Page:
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I'm a very lousy singer and my voice is terrible -- but I can sing in tune thanks to years of classical training.

Singing is like playing an instrument -- it takes a lot of hard work.
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Old 11-06-2009, 08:24 AM
Allman_Fan Allman_Fan is offline
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Well, here I go . . .

The term or notion "I can't sing" can have a variety of meanings.

Sometimes it means "I don't have a wide range" meaning that one's ability to go high and low is relatively limited.
Sometimes it means "my vocal timbre is unpleasant." This could be a nasal quality or Bob Dylanish.
Sometimes it means "I get so nervous singing in front of others, my voice quavers on the notes I hold."
Sometimes it means "I hit the wrong note, but I can tell it."
And THAT is what's important. If you can tell you're hitting wrong note, then you CAN sing.

The most important asset in making music is your hearing. Some people got the short end of the stick in this area. If you can't hum a melody, how can you (for example) tell if the bass riff on the E string is correct? You can read music, get someone to show you how to move your fingers, etc. but (to me, obviously) that is not making music. IF you are one of these people, I would say don't waste your time being frustrated, pick up a new hobby. Someone in that situation may have some very good artistic ideas, but God did not bless you with the tools necessary for making music.

We all have our limitations.

Last edited by Allman_Fan; 11-06-2009 at 08:51 AM.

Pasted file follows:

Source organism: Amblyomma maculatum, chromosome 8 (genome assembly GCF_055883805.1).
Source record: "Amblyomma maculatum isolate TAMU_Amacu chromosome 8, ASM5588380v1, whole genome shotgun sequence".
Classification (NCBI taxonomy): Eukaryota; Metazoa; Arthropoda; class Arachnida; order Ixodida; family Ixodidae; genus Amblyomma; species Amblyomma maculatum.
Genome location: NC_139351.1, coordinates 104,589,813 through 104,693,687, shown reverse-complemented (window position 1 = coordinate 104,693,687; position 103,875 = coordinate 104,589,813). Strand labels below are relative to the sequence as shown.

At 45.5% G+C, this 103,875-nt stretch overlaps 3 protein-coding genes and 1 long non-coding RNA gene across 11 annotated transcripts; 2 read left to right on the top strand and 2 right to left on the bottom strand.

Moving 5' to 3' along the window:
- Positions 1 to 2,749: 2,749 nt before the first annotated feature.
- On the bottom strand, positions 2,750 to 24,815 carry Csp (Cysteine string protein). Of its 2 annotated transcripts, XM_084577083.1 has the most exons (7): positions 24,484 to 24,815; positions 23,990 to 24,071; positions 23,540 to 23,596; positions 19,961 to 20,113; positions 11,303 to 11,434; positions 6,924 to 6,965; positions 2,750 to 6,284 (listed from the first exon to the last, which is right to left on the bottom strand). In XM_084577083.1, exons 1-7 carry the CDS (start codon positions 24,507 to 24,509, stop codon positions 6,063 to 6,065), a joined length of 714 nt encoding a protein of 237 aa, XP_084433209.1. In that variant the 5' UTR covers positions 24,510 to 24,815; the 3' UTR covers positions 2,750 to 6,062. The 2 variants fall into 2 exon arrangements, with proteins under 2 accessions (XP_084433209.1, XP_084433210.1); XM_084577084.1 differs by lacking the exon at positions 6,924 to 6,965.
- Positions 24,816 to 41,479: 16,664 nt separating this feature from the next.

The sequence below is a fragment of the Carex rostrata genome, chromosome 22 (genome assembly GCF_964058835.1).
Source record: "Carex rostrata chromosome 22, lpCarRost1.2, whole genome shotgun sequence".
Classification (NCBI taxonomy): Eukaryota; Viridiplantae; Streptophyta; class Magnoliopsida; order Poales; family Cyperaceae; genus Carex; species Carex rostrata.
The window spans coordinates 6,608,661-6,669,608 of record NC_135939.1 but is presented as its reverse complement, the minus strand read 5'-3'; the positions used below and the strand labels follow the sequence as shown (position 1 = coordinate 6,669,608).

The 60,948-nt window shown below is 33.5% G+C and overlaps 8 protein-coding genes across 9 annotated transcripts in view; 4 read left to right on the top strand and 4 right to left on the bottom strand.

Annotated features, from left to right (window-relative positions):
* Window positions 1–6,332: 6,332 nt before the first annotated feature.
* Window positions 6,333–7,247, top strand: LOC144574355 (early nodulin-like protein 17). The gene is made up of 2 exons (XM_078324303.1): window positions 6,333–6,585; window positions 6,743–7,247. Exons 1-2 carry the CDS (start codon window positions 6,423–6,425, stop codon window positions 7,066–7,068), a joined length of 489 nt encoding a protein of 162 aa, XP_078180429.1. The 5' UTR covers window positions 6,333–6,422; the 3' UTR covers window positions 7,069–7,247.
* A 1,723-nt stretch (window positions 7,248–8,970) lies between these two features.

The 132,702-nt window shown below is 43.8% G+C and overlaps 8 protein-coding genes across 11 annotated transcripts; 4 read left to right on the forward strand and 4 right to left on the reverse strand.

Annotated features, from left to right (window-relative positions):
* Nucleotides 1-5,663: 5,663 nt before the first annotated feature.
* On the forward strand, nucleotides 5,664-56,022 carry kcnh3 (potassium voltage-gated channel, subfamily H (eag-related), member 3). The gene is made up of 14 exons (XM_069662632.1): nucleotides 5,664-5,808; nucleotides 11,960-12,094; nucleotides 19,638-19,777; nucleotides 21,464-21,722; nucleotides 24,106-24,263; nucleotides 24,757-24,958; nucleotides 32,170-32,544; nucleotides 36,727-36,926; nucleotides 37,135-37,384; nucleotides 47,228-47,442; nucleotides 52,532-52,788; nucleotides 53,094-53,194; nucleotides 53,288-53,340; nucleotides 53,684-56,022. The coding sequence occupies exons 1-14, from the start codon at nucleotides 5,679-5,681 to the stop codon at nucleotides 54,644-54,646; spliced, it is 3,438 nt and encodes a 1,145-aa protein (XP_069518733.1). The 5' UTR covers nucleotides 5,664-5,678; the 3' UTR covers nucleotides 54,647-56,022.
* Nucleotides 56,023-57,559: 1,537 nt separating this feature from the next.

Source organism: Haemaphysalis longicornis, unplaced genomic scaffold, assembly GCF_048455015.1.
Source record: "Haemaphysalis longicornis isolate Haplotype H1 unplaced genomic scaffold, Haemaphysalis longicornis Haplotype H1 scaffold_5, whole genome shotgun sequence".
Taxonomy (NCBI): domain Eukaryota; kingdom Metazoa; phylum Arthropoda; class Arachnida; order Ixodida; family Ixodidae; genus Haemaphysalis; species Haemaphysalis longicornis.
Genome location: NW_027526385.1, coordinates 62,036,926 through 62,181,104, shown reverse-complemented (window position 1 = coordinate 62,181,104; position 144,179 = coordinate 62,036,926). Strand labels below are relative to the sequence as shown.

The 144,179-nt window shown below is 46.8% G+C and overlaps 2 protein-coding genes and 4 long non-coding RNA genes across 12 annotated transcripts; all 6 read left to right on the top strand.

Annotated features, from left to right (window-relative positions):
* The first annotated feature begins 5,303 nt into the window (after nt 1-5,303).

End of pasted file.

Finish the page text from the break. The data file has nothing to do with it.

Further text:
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Old 11-06-2009, 01:32 PM
JeremyG JeremyG is offline
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Wow, timing...I was considering posting this very topic this morning and didn't. Thanks Russ!

I'm just plain dead-damm-flat! FLAT!! I sound terrible to everyone. I can tell from the looks/grins/grimmaces and I can hear it in myself. But I'd love to be able to sing w/o sounding so strained and flat.

Some current songs I've tried singing along to and it's....aweful! I had to laugh at myself last night.

It's a talent I've always admired in many. I even watched Oprah's "Karaoke" show last night and marvelled and pined some.

I tend to agree with Allman_Fan. I sincerley doubt it's possible for many but the posts from you who teach voice have me hoping ever so slightly.

I'm trying to learn this guitar and have another hobby so I don't think I have enuff days left to come close to "acceptable" standards.

My wife and kids would agree. I can make pigs run off!

Thanks Russ. Given your young age and interest I'd give some training a try if it means you'll do the work.

Jeremy.
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Old 11-06-2009, 01:59 PM